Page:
EOS KDE instalation on btrfs RAID0, summary

Hello lovers of EOS,
I recently dealt with installing EOS on RAID0 with two NVMe drives.
The task was solved with great help from @dalto and @ricklinux, and with this, I want to greatly thank them again.
This article is a summary of this challenge and simplifies how to do it.

Installation EOS KDE on btrfs RAID0
Who wants more research and study about btrfs, here are links:

I am convinced that btrfs is a modern and futuristic powerful tool for managing file systems in LINUX, bringing us the new modern evolutionary concept.

How to do it?

1. You need a minimum of two SSD, NVMe devices - SANITIZED (NO data, NO partition table, as like new from factory); in my case, I used 2 x 512GiB Samsung 970Pro (4 years old).

2. In BIOS, set up SATA Operation to AHCI mode, safe and restart.

3. Installation of EOS with KDE.
Choose the manual configuration of devices in the Calamari installer.
I did not test automatically configuration of devices because I like doing it manually and putting labels (names of partitions) on each partition myself. However, I believe that will work also.

  • 1st partition - 1024MB EFI (FAT32), label EFI
  • 2nd partition - btrfs - all that’s left, label Primary
  • No swap, but if you need it because of the small RAM, then set it; to usually 2.5 more than is actual RAM

4. Add a second drive to the btrfs file system

  • $ lsblk
    you will see all your drives presented in your machine, you need to memorise which of them will be btrfs RAID0. In my case, it was nvme0n1 and nvme1n1.
    On nvme0n1, EOS is installed and has on partition 2 btrfs file system, and nvme1n1 is clean without any partition table.

  • $ sudo btrfs filesystem show
    you will see all partitions where it is btrfs, in my case only nvme0n1p2, where EOS is installed

  • sudo btrfs device add /dev/mydevice /
    mydevice = SSD, NVMe, which you will add to the current btrfs system.
    In my case was nvme1n1.
    This was my output:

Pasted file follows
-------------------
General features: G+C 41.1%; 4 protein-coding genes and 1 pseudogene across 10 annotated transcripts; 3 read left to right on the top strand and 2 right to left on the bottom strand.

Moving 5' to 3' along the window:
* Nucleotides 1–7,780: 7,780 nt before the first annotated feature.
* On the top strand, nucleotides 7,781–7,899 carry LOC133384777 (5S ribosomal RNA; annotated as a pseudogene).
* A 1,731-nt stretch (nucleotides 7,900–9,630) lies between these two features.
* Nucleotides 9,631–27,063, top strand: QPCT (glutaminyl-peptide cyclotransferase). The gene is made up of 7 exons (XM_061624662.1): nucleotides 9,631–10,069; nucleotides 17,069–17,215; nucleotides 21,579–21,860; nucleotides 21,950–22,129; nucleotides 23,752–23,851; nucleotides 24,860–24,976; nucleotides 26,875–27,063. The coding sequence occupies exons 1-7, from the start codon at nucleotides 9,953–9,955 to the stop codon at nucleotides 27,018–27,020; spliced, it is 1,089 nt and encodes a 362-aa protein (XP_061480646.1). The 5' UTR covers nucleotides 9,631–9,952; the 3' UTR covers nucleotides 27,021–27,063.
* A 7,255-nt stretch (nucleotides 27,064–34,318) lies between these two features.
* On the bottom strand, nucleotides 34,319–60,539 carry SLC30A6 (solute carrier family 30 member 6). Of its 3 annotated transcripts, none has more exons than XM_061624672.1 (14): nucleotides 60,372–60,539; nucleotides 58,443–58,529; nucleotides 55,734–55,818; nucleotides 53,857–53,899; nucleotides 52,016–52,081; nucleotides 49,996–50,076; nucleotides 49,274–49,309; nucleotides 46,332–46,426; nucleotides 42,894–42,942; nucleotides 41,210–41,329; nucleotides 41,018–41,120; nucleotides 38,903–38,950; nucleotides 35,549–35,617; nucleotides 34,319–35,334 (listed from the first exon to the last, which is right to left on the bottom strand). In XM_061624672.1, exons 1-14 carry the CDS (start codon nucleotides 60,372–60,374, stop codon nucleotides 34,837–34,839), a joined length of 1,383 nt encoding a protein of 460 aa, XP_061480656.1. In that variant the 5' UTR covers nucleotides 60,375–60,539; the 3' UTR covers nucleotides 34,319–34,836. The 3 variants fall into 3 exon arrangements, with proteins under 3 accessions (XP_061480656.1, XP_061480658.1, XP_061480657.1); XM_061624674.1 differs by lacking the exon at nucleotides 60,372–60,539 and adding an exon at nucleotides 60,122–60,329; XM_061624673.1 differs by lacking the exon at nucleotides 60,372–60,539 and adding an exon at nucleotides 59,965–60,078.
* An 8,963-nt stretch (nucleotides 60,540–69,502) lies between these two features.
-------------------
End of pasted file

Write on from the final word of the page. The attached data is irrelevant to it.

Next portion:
[alienware@area51m ~]$ sudo btrfs device add /dev/nvme1n1 /
[sudo] password for alienware:
Performing full device TRIM /dev/nvme1n1 (476.94GiB) …

Check that nvme1n1 was added to btrfs file system.

  • sudo btrfs device scan
    This is my output:

[alienware@area51m ~]$ sudo btrfs device scan
[sudo] password for alienware:
Scanning for Btrfs filesystems
registered: /dev/nvme0n1p2
registered: /dev/nvme1n1p1

You see that partitions of nvmen0n1p2, where EOS is installed, and nvme1n1p1 is added.

5. Creating btrfs RAID0 array

  • sudo btrfs balance start -dconvert=raid0 -mconvert=raid1 /
    This was my output:

[alienware@area51m ~]$ sudo btrfs balance start -dconvert=raid0 -mconvert=raid1 /
[sudo] password for alienware:
Done, had to relocate 9 out of 9 chunks

  • sudo btrfs filesystem show
    you will see if operations were successful.
    This is my output:

[alienware@area51m ~]$ sudo btrfs filesystem show
[sudo] password for alienware:
Label: ‘Primary’ uuid: 09d29373-5f10-40b5-9a39-eb5921337c55
Total devices 2 FS bytes used 5.58GiB
devid 1 size 475.93GiB used 6.03GiB path /dev/nvme0n1p2
devid 2 size 476.94GiB used 6.03GiB path /dev/nvme1n1

You see that two devices have the label Primary - this name I put while manually setting up the device while installing EOS and have one UUID, and both are recognized as btrfs RAID0.

6. Check the file system app (Dolphin in KDE) properties of the drive
You will see two devices, and if you do not want to see one of them in Dolphin, just hide the second, which was added to btrfs RAID0.
This is my output:

You see, Dolphin recognized the Primary device as one device with 952.9 GB.

7. Speed testing
I did this strip (btrfs RAID0) to have one drive of 1TB where EOS is installed and did not seek increased performance. However, I wondered if would be some performance increase.
Everyone is wondering if the btrfs RAID0 in EOS with NVMe devices increases performance how it is presented on many Youtube videos (click bite).
The result will disappoint you, and there is no increase in performance with this type of SSD, no matter which operating system you use.
In Windows 10 or Win11, these two NVMe on BIOS RAID0 (fake RAID0) also have no increased performance, and performance is the same as like one NVMe drive.
Here are the results of EOS btrfs RAID0 vs Win11 BIOS RAID0

You see, there are some slight differences, but those are only tests and give us only statistical result which is not comparable with real performance in various applications.
I use my machine as a mobile game-testing platform in the field of AI and machine learning.
And I can say with certainty that EOS with Archlinux is only one of all Linux distros, about 10-20% faster than Win 10 or 11 in AI and machine learning.
In gaming, depending on the game, however, performance and graphic quality if you have RTX2080 or higher are comparable.
My favourite is DayZ, and with this configuration, it is FPS comparable with Windows 11.
Windows is dying, and there is a very close future when LINUX overtakes the Windows gaming platform (AI will play DayZ on a Linux machine against human players).
Do not hesitate to contact @dalto or @ricklinux, or me at any trouble with creating btrfs RAID0 with two NVMe.

This manual carries a high potential risk of data loss and wear and tear on non-volatile storage devices.
Nobody is perfect, and if there is some mismatch with btrfs documentation in this article, sorry, this is my first attempt to share my experience.

Good luck and success